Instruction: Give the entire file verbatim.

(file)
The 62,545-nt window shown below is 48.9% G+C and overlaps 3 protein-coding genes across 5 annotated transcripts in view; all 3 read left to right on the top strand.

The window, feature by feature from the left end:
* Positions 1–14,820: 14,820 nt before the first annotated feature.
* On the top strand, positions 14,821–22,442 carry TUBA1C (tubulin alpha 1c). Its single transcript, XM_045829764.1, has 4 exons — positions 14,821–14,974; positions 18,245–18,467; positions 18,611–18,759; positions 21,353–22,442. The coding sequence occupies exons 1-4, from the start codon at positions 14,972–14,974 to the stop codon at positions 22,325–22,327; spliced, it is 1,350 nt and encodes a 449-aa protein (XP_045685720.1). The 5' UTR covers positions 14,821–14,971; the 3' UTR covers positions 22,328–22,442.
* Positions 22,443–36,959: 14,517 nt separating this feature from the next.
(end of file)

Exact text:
The 62,545-nt window shown below is 48.9% G+C and overlaps 3 protein-coding genes across 5 annotated transcripts in view; all 3 read left to right on the top strand.

The window, feature by feature from the left end:
* Positions 1–14,820: 14,820 nt before the first annotated feature.
* On the top strand, positions 14,821–22,442 carry TUBA1C (tubulin alpha 1c). Its single transcript, XM_045829764.1, has 4 exons — positions 14,821–14,974; positions 18,245–18,467; positions 18,611–18,759; positions 21,353–22,442. The coding sequence occupies exons 1-4, from the start codon at positions 14,972–14,974 to the stop codon at positions 22,325–22,327; spliced, it is 1,350 nt and encodes a 449-aa protein (XP_045685720.1). The 5' UTR covers positions 14,821–14,971; the 3' UTR covers positions 22,328–22,442.
* Positions 22,443–36,959: 14,517 nt separating this feature from the next.